Dependency managers, IDEs, continuous integration, automated tests - all these tools are created to supercharge a developer team’s productivity. While modern development tools are amazing in many ways, they unfortunately also add maintenance burden to a project.
Ask me about migrating our Bitrise & fastlane CI workflows to Xcode 8.
The goal of this post it not to blame any individual party. I’m writing this for the following reasons:
- share my frustration (if you’re feeling stupid for struggling with tooling, hopefully you won’t anymore after reading this)
- keep track of the issues I encountered & fixed (always helpful, and I’ll never forget why it took 3 days to fix all CI workflows)
- reflect on what the causes of complicated tooling are and how they might be fixed in future
I also have a somewhat special relationship to tools. I remember how, as a student, complicated tooling almost deterred me from a career in software development - “If I can’t even get a J2EE app configured and running, I probably shouldn’t be a software developer”. This post is some form of self-therapy…
Migrating to Xcode 8
This is a somewhat chronological sequence of various issues I encountered when updating our CI server to work (again) with Xcode 8.
1. Broken Code Signing
Xcode 8 set out to fix one of the major tool annoyances that developers encounter: code signing. The “Fix issue” button has been removed and automatic code signing has been overhauled. You can enable it with a simple checkbox (which will trigger Xcode to generate provisioning profiles automatically):
However, this option is not compatible with
xcodebuild. I haven’t dug into the details, but when this option is checked you need to be signed into a development team so I believe the feature cannot be used on a CI machine from the command line.
However, this approach is not compatible with our current build configuration. We create various different PlanGrid builds (daily, release candidates, etc.) with slightly different configurations. As part of these configurations we change the bundle identifier to allow multiple builds to be installed on a device side by side.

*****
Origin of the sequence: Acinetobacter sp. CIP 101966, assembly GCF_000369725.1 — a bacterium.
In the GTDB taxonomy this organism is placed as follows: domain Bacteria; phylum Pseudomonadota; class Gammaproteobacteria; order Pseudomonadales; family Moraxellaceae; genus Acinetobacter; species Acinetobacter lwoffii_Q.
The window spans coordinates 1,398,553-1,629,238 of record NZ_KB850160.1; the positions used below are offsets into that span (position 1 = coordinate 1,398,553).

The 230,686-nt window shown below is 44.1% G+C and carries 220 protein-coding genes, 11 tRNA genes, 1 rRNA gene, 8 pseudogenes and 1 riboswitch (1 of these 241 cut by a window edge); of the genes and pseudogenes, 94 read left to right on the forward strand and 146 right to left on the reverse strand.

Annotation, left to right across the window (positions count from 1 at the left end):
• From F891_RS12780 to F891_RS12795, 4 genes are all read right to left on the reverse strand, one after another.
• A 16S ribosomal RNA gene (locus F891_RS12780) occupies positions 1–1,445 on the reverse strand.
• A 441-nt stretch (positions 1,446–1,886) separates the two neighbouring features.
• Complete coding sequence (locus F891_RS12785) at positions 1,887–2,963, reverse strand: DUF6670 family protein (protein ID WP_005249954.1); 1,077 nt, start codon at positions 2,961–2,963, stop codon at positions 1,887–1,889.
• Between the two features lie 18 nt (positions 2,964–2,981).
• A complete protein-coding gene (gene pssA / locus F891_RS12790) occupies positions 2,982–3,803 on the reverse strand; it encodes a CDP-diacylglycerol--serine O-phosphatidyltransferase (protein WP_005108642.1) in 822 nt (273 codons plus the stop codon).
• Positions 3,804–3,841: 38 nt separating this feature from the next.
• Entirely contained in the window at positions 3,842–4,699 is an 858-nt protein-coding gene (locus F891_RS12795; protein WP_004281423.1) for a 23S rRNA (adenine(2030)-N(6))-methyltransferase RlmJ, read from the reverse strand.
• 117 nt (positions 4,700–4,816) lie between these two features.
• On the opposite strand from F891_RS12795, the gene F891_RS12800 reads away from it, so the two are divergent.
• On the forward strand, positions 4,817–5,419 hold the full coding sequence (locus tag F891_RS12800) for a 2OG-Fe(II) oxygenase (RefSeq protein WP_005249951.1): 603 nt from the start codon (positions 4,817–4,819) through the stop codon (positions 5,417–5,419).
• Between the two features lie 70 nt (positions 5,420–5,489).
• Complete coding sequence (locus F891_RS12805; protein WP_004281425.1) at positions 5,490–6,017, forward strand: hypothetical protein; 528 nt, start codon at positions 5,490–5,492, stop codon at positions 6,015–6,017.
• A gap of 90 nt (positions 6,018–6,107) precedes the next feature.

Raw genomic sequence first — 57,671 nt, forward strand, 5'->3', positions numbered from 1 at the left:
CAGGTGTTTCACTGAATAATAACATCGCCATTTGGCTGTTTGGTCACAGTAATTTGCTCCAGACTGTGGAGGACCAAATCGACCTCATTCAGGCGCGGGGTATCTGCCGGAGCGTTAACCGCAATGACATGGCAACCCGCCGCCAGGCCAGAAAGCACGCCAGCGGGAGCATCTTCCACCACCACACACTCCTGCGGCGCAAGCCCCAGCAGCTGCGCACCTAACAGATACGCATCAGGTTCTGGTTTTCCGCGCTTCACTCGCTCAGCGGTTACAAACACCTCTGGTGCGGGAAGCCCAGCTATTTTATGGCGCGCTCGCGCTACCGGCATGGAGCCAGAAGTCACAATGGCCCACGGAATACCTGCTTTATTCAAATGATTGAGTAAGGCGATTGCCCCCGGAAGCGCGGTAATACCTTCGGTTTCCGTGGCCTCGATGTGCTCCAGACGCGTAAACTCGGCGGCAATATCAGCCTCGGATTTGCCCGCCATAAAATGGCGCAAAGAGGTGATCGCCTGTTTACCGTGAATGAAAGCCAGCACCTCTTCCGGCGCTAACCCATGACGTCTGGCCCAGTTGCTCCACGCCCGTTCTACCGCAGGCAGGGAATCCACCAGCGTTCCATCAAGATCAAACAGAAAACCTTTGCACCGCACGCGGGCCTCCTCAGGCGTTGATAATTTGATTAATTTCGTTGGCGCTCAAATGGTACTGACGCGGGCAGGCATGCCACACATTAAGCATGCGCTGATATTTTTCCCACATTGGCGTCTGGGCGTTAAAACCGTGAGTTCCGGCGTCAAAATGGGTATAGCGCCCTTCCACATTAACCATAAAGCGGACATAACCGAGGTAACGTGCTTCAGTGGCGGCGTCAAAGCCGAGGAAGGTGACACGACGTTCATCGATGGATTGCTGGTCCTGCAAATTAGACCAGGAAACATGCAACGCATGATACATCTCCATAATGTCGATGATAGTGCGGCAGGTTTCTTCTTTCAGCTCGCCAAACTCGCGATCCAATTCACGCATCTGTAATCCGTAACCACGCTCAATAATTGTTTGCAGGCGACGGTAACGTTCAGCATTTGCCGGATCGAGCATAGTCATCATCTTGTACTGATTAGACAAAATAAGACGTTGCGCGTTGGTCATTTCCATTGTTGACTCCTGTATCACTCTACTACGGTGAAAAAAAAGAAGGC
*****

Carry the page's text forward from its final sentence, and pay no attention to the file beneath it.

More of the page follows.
In Xcode 7 we could use a script to rename the bundle identifier and the
Automatic provisioning setting would pick the right provisioning profile based on the bundle identifier.
However, this option is no longer available in Xcode 8 (you can go fully automated or you need to explicitly specify a profile for each target & build configuration).
I could work around this by defining an environment variable that specifies the correct provisioning profile for each lane and using that environment variable as part of the build configuration.
First issue solved; this one was easy as I could reproduce it on a local machine. At this point fastlane builds were passing locally, but for some mysterious reason they were still failing on CI with the catchall error
Exit status: 65.
Takeaway 1: It would be great if Apple would have documented if/how automatic signing should be used with
xcodebuild. But admittedly our use case for changing bundle identifiers dynamically is a little unconventional (we could just have separate targets).
2. Ruby Issues
At this point I was investigating our
buid_deploy_latest lane, which runs whenever we merge to
dev. It creates a build, ships it to HockeyApp, runs the test suite and reports code coverage to codecov.
This lane was failing on both steps (archiving & testing) on CI, while it was passing locally. This was the error message in the CI build log:
In the past,
Exit status: 65 mostly meant codesigning issues, so I spent some time investigating in the wrong direction here. The log was claiming that a build script failure was failing the build. In particular the script that uploads our dSYM to Bugsnag.
For too long I assumed this error message to be incorrect. The Bugsnag script is one of the last steps before codesigning so I assumed Xcode is attributing the error incorrectly. Especially since it seemed extremely unlikely that a script that hasn’t caused any issues so far would pass locally and fail on CI.
After spending too much time on investigating code signing as the potential issue, I found out that the build logs referred to additional log data in the
Derived Data folder.
I modified the Bitrise workflow to add a step that deployed the
Derived Data folder to S3 after building (Bitrise offers a convenient “Artifact Deploy” step for this).
Derived Data folder I found
.xcactivitylog files. These log files capture the output that you can see in the build log in the Xcode IDE. StackOverflow told me that these are files that can be unzipped.
Luckily these logs contained a lot more details on the failed script phase:
The following line stands out as the root cause of the script failure:
Could not find json-1.8.3 in any of the sources (Bundler::GemNotFound)